Weir Hit With Backlash From LGBT Community Over Russia Views
Figure skater Johnny Weir said in an interview Thursday that he's received backlash from the LGBT community for his views on Russia and the upcoming Sochi Olympics, Reuters reports.
"I've come under so much hate and scrutiny from within my own LGBT community for my views on the Olympics," three-time U.S. champion Weir, who is openly gay, told Reuters. "But as somebody who watched my parents sacrifice everything so that I had at least one chance of making the Olympics, I could never boycott the Olympics whether they be in Pyongyang (in North Korea), in Uganda, in Iran or Mars."
Weir, who is a self-described Russophile, came under fire for his support of the Olympics last month, saying the LGBT community should not boycott the Games because it is "not the place to make a political statement." He also called Russian protesters "idiots" for "dumping vodka in the street."
"I've never had a bad experience in Russia," Weir told news site Vocativ, "I've not gotten called a fag or been beaten up. I only see the rosy, golden side. I choose to see Russia in an arrogant, selfish way. I didn't know what to think about the new law."
Weir, 29, also told Reuters this week that he would have competed in the Sochi Olympics "because my whole life has been about going to the Olympics" but he didn't make the cut.
"Being gay isn't something that I chose, being gay is something I was born into," he said. "But being an Olympic athlete was something that I chose and something I worked hard for and I'll see it to any necessary end. The entire Olympic team is not made up of LGBT people. It's people who've sacrificed their livelihoods, it's people who've sacrificed their parents' finances and health and sometimes even marriages to get that one chance at glory."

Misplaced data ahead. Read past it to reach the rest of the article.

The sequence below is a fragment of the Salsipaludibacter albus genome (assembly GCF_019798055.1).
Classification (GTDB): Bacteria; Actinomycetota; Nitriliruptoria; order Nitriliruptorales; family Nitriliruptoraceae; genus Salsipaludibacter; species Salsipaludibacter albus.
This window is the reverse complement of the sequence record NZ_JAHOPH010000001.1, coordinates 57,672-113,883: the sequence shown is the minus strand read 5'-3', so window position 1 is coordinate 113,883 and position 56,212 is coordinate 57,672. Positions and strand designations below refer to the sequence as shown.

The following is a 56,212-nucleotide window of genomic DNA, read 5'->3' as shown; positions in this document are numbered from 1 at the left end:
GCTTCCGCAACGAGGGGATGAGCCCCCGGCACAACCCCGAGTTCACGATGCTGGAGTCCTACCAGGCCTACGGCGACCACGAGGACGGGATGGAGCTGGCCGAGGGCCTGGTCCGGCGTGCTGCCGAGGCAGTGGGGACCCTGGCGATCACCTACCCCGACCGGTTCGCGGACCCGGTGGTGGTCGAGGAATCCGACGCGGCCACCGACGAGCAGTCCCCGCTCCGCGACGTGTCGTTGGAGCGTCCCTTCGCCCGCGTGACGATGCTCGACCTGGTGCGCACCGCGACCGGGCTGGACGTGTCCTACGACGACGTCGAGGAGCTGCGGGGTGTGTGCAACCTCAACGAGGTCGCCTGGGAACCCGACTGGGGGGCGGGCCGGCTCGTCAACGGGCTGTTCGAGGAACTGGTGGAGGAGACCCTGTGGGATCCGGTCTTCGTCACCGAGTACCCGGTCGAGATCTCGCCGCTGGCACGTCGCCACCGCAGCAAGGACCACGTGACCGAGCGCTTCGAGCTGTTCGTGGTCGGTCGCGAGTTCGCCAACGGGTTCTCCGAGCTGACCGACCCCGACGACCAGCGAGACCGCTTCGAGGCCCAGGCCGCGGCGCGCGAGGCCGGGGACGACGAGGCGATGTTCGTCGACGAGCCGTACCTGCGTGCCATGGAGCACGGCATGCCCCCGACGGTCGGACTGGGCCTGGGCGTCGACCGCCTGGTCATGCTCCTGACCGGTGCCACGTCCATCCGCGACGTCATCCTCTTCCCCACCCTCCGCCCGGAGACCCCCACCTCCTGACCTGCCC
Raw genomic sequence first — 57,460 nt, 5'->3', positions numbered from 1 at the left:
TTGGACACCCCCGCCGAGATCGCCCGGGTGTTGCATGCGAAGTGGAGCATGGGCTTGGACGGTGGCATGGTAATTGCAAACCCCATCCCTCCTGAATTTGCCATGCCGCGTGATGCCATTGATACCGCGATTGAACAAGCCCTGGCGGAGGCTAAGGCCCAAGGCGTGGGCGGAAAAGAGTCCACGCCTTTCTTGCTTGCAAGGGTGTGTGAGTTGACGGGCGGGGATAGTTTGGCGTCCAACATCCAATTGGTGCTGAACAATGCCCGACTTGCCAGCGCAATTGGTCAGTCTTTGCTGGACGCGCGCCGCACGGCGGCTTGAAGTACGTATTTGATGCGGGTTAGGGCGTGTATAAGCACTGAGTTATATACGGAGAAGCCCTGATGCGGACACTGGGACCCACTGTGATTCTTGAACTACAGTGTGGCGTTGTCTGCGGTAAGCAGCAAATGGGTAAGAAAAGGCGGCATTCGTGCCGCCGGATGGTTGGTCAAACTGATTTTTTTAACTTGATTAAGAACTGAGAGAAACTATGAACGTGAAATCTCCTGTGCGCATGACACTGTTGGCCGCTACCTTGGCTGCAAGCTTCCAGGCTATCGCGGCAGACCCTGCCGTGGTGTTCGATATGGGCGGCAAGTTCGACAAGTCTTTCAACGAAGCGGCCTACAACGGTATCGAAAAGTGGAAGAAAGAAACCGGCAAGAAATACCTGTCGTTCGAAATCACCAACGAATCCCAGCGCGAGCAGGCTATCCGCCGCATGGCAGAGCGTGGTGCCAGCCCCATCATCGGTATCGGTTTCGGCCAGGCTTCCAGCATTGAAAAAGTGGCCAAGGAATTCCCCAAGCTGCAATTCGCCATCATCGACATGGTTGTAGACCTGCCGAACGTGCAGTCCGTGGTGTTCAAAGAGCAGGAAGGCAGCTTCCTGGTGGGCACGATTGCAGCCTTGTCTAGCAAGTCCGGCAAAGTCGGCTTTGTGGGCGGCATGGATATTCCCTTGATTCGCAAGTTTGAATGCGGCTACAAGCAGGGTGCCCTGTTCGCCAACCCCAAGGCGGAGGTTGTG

"As an athlete who's lived it, I could never turn my face to that. While equality is necessary all over the world, the Olympics is not the place for me to make a stand," he added.
The athlete went on to comment on those who are protesting the Olympics, saying "There is this pre-conceived notion by many of these activist groups who think that the Olympics are a place to make change and it's a place to have your story heard and it's a place to fight for the LGBT community of Russia."
Weir, who will be a NBC Olympics commentator in Sochi, reiterated his views on the sporting event, saying he sees "the Olympics strictly as a sporting event and not a political event. In Beijing, there were human rights issues going on before the (2008 summer) Games. Even in London, the week before (the 2012 Olympics) all these security concerns had come out."
"I'm just going there to be me, to be gay, to be proud and to be a strong light for the Russian LGBT community," he told Reuters. "Those who want me to be more gay than I am are going to be disappointed and those who want me to be less gay than I already am will be disappointed. My statement is simply being there and being gay and showing the world and the Russian government that there is nothing weird or wrong with me and that there is nothing weird or wrong with the LGBT community in your country, so we shouldn't be treated as a pariah."